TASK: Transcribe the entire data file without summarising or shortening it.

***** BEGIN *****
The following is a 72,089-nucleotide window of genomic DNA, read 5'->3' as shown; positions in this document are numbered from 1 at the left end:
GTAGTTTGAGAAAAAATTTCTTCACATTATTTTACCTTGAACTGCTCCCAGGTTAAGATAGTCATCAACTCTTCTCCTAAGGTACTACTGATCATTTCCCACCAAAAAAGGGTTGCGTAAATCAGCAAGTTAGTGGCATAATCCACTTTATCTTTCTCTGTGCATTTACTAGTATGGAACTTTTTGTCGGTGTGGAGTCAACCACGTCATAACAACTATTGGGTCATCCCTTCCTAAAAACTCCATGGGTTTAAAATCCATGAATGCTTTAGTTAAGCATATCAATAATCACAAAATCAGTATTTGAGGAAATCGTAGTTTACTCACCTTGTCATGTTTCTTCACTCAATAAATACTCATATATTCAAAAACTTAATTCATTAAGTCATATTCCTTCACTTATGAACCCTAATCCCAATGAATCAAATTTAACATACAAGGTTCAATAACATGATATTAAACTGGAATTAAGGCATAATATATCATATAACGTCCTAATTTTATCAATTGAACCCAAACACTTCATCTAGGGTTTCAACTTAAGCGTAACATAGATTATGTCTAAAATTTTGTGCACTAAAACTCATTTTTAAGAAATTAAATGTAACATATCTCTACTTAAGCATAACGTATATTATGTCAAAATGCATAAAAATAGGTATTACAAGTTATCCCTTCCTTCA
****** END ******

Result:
The following is a 72,089-nucleotide window of genomic DNA, read 5'->3' as shown; positions in this document are numbered from 1 at the left end:
GTAGTTTGAGAAAAAATTTCTTCACATTATTTTACCTTGAACTGCTCCCAGGTTAAGATAGTCATCAACTCTTCTCCTAAGGTACTACTGATCATTTCCCACCAAAAAAGGGTTGCGTAAATCAGCAAGTTAGTGGCATAATCCACTTTATCTTTCTCTGTGCATTTACTAGTATGGAACTTTTTGTCGGTGTGGAGTCAACCACGTCATAACAACTATTGGGTCATCCCTTCCTAAAAACTCCATGGGTTTAAAATCCATGAATGCTTTAGTTAAGCATATCAATAATCACAAAATCAGTATTTGAGGAAATCGTAGTTTACTCACCTTGTCATGTTTCTTCACTCAATAAATACTCATATATTCAAAAACTTAATTCATTAAGTCATATTCCTTCACTTATGAACCCTAATCCCAATGAATCAAATTTAACATACAAGGTTCAATAACATGATATTAAACTGGAATTAAGGCATAATATATCATATAACGTCCTAATTTTATCAATTGAACCCAAACACTTCATCTAGGGTTTCAACTTAAGCGTAACATAGATTATGTCTAAAATTTTGTGCACTAAAACTCATTTTTAAGAAATTAAATGTAACATATCTCTACTTAAGCATAACGTATATTATGTCAAAATGCATAAAAATAGGTATTACAAGTTATCCCTTCCTTCA